Golf Tips

Golf Tips

Winter 2020

Golf Tips is the best instruction and equipment-centric magazine in the industry. Made with the golfer in mind, each issue is filled with in-depth gear reviews, step-by-step instruction on proven techniques and advice from the top golfers in the game.

Les mer
United States
Madavor Media, LLC
NOK 42.58

i denne utgaven

2 min.
“is it time we move forward?”

It’s safe to say, many would like to put 2020 behind them. A tough year? That would be an understatement. With a difficult economy and social distancing still the buzz phrase, it’s hard to know how to look ahead, let alone move forward. The golf industry, unlike many others, has been blessed. Despite heavy restrictions, golf has a built-in social distancing platform. As a result, most golf courses remained open or opened quickly despite a nationwide shutdown last spring. Many people quickly grew tired of watching endless movies, series and documentaries on Netflix. In a desperate attempt to find something to do, thousands flocked to local golf courses in hopes of escaping reality or getting the kids out of the house. Our sanity was at stake! How do we expand the game…

2 min.
hitting the punch shot

Learning the punch shot is a must have for every golfer. Keeping the ball low, can save strokes in windy conditions. The Scenario You hit your pitching wedge pretty solidly, but it takes your best swing to get close to the pin. The Solution The longer the backswing, the less margin for error, yet most golfers make their club selection based on a full swing for the yardage at hand. This often can prove to be a big mistake, especially when you can get away with swinging a longer club a little shorter. Often referred to as a “Punch Shot,” this is a shot maker’s best friend, especially to an open green or when faced with a stiff wind. Below are the steps to executing the shot properly as well as a yardage guide to…

3 min.
visualization on the course

Visualization is one of the routines good players perform on the course that sets them apart from amateurs. As a teaching golf professional, I get asked on a weekly basis how to transfer what my students learn at the range or on the simulator out to the golf course. In order to do this, you need to visualize the good shots that you had on the range during your practice time. In other words, when you get a perfect shot on the driving range, you need to lock that in. You should remember both how your body felt in making the swing but also the process of the shot. If you can do that, it will help you because the more you practice this, the more it will start to register…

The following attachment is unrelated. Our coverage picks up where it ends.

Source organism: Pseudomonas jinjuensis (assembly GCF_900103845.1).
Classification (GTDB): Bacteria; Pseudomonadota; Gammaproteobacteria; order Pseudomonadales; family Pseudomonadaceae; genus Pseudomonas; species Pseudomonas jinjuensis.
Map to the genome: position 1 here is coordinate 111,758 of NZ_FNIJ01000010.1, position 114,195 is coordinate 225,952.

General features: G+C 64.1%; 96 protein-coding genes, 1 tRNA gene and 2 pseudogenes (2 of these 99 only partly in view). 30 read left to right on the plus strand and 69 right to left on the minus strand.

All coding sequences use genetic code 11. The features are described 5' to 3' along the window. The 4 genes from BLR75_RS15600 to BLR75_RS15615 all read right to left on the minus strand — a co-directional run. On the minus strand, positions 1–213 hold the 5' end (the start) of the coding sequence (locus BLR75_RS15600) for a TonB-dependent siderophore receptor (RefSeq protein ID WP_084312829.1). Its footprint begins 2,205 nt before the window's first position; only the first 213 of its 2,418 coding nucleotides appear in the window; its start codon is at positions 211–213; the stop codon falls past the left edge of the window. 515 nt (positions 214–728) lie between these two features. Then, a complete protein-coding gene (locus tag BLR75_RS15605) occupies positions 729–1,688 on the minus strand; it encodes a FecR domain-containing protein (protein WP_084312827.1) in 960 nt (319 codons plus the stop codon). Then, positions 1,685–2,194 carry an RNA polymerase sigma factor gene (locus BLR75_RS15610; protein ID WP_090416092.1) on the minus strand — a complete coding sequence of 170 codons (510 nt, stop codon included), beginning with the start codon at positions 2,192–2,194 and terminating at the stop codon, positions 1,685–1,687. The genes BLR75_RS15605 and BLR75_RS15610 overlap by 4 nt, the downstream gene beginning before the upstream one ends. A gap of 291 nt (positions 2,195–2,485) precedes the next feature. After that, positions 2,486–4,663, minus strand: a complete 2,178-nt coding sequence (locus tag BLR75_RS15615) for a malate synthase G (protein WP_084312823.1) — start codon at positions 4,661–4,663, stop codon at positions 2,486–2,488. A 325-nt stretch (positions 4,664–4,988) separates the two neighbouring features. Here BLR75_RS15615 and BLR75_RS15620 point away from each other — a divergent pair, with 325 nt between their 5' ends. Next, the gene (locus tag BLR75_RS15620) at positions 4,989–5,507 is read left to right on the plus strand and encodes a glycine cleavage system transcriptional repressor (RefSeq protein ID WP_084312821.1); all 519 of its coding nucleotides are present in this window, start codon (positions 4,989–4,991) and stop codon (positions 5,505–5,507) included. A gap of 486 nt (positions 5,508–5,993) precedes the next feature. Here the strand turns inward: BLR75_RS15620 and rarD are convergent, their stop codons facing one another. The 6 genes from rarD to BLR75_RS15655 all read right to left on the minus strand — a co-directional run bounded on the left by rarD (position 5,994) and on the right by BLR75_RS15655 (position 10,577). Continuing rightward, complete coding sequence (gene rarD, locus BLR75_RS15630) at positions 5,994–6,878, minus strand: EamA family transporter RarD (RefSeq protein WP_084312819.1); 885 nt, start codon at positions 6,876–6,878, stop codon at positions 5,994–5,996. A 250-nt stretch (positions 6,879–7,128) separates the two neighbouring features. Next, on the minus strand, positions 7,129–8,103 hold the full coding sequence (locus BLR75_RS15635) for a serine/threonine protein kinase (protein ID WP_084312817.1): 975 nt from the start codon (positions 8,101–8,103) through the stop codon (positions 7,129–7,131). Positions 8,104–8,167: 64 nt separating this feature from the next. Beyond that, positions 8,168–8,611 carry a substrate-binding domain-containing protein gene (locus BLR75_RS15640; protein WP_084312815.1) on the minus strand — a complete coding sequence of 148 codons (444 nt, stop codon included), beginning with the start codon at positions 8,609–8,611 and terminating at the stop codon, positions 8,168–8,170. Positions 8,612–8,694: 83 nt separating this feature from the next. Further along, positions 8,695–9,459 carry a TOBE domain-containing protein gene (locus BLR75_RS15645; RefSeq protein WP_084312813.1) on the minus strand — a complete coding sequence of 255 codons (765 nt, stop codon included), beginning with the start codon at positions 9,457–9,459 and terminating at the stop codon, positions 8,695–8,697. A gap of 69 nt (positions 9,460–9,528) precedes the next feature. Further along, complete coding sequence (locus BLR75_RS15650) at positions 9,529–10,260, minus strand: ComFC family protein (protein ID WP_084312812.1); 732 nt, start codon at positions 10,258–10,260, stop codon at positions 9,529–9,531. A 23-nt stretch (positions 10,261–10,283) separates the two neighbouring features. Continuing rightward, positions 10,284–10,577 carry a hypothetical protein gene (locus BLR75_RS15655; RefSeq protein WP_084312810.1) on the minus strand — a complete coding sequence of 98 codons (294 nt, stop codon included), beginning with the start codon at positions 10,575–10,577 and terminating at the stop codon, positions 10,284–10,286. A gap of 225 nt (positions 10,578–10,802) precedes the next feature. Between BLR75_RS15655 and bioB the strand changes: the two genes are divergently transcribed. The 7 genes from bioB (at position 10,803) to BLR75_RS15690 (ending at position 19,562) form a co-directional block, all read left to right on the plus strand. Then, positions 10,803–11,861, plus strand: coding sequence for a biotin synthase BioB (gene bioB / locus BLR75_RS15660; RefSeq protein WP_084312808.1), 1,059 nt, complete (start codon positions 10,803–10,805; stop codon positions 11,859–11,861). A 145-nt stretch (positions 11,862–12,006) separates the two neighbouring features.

6 min.
driver slice encyclopedia

Can you believe that approximately 70% of golfers worldwide slice it off the tee? That is an absurd number! Why is a slice such a common missed shot tendency? Let’s find out as we learn to get rid of that slice forever. What Causes A Slice? The most typical reason for slicing your shot is an out-to-in club path and/or an opened club face at impact. Let me break it down into swing positions, so you can always refer back when the slice creeps back into your game. 1. Poor Grip: Weak grip promotes slice. Check to see if you can see either two knuckles on your lead hand or the flap of your glove.2. Ball Position: If the ball is too far back in the stance, it is tough to release the club…

3 min.
off the tee

You practice on the range with your driver the most out of all of your clubs, but just when you start to feel confident about letting it fly, the ball pops straight up into the air. It’s embarrassing; it also goes nowhere. Sound familiar? If you’re swinging at your teed-up ball with an iron swing, it makes sense that you’re popping it up. Wouldn’t it? With an iron, the goal is to hit “down” on the ball to make the ball pop up. With the big stick, however, the ball is already teed up for you, so there’s no need to hit down. Angle of attack is a measure of how steep the club face is moving toward the ball. For example, you would want to hit your 7-iron with a negative…

6 min.
the yips

In the world of professional golf, players are ultimately measured by one statistic—the money list. Keeping your card as a TOUR player is pressure-packed, an experience the average golfer could never fathom. Success is measured weekly, and by year’s end, many players are left without a job and must reshuffle and start all over again. TOUR players often look at their driving distance, greens in regulation and up and down percentage, all of which are important measurements, in seeking an advantage over the field. But in my experience as a teaching professional, success starts not from the tee box that may be over 500 yards away but from the hole, with the ball only 3 feet away. I have come to realize that all players of all levels struggle with…